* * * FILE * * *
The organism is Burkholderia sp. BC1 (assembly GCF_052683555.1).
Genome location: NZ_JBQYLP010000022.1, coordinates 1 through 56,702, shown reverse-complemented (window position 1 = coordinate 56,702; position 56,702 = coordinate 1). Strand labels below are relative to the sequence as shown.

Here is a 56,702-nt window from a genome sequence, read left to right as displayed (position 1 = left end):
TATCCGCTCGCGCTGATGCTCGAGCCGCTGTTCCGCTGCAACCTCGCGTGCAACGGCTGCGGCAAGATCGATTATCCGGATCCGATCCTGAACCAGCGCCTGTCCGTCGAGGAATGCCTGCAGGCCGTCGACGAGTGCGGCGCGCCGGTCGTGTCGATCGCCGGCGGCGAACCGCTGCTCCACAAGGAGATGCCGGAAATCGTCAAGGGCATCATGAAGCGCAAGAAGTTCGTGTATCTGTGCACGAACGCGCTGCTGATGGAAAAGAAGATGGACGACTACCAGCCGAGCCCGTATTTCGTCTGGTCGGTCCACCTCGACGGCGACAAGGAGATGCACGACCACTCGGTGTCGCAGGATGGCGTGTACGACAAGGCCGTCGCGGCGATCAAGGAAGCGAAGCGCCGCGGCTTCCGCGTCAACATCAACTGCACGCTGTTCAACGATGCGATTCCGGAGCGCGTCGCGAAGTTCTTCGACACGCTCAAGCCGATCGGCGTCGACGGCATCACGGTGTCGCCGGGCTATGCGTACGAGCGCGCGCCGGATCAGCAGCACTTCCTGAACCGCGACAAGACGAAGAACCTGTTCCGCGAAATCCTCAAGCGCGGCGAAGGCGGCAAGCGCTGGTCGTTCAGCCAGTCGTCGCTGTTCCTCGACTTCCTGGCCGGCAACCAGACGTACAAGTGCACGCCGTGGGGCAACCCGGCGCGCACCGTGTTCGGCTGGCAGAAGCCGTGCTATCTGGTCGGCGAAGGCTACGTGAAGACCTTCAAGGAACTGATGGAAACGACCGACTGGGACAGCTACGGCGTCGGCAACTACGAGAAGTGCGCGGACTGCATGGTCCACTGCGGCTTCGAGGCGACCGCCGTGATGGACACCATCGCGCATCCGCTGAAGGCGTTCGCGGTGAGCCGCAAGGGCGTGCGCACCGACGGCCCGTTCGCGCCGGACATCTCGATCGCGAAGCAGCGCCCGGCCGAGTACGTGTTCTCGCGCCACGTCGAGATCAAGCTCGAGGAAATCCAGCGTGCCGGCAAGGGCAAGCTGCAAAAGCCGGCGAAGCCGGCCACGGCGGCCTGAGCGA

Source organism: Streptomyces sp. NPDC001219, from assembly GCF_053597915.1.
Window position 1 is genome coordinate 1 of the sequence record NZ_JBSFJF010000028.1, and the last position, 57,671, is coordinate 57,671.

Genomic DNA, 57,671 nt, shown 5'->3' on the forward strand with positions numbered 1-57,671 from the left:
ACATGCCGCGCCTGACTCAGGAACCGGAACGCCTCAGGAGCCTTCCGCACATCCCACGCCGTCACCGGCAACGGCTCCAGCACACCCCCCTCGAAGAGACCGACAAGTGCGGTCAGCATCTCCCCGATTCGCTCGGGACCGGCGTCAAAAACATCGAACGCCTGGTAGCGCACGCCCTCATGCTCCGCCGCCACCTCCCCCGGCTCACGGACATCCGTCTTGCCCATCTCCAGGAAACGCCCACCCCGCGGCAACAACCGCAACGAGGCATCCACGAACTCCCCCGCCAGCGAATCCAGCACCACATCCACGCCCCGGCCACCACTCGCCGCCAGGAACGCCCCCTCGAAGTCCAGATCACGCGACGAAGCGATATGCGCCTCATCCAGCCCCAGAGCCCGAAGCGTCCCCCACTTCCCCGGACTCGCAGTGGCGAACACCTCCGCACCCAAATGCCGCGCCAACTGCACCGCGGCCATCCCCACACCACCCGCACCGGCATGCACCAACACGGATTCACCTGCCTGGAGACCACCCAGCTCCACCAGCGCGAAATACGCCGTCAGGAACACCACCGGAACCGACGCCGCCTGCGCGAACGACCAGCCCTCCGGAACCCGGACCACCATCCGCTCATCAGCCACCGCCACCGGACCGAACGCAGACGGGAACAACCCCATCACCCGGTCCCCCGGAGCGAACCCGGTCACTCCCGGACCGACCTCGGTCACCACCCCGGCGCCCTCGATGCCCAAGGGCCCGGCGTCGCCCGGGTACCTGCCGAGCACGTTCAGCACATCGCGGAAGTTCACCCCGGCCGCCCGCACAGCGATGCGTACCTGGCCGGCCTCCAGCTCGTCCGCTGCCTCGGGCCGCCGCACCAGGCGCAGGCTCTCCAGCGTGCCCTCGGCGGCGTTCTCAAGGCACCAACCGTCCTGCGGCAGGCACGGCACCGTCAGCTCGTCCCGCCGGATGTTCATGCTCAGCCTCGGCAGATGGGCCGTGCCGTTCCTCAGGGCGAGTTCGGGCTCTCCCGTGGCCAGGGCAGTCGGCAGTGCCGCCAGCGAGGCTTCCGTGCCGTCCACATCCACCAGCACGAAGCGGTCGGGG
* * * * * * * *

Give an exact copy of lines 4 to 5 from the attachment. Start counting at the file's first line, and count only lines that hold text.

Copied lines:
TATCCGCTCGCGCTGATGCTCGAGCCGCTGTTCCGCTGCAACCTCGCGTGCAACGGCTGCGGCAAGATCGATTATCCGGATCCGATCCTGAACCAGCGCCTGTCCGTCGAGGAATGCCTGCAGGCCGTCGACGAGTGCGGCGCGCCGGTCGTGTCGATCGCCGGCGGCGAACCGCTGCTCCACAAGGAGATGCCGGAAATCGTCAAGGGCATCATGAAGCGCAAGAAGTTCGTGTATCTGTGCACGAACGCGCTGCTGATGGAAAAGAAGATGGACGACTACCAGCCGAGCCCGTATTTCGTCTGGTCGGTCCACCTCGACGGCGACAAGGAGATGCACGACCACTCGGTGTCGCAGGATGGCGTGTACGACAAGGCCGTCGCGGCGATCAAGGAAGCGAAGCGCCGCGGCTTCCGCGTCAACATCAACTGCACGCTGTTCAACGATGCGATTCCGGAGCGCGTCGCGAAGTTCTTCGACACGCTCAAGCCGATCGGCGTCGACGGCATCACGGTGTCGCCGGGCTATGCGTACGAGCGCGCGCCGGATCAGCAGCACTTCCTGAACCGCGACAAGACGAAGAACCTGTTCCGCGAAATCCTCAAGCGCGGCGAAGGCGGCAAGCGCTGGTCGTTCAGCCAGTCGTCGCTGTTCCTCGACTTCCTGGCCGGCAACCAGACGTACAAGTGCACGCCGTGGGGCAACCCGGCGCGCACCGTGTTCGGCTGGCAGAAGCCGTGCTATCTGGTCGGCGAAGGCTACGTGAAGACCTTCAAGGAACTGATGGAAACGACCGACTGGGACAGCTACGGCGTCGGCAACTACGAGAAGTGCGCGGACTGCATGGTCCACTGCGGCTTCGAGGCGACCGCCGTGATGGACACCATCGCGCATCCGCTGAAGGCGTTCGCGGTGAGCCGCAAGGGCGTGCGCACCGACGGCCCGTTCGCGCCGGACATCTCGATCGCGAAGCAGCGCCCGGCCGAGTACGTGTTCTCGCGCCACGTCGAGATCAAGCTCGAGGAAATCCAGCGTGCCGGCAAGGGCAAGCTGCAAAAGCCGGCGAAGCCGGCCACGGCGGCCTGAGCGA

Source organism: Streptomyces sp. NPDC001219, from assembly GCF_053597915.1.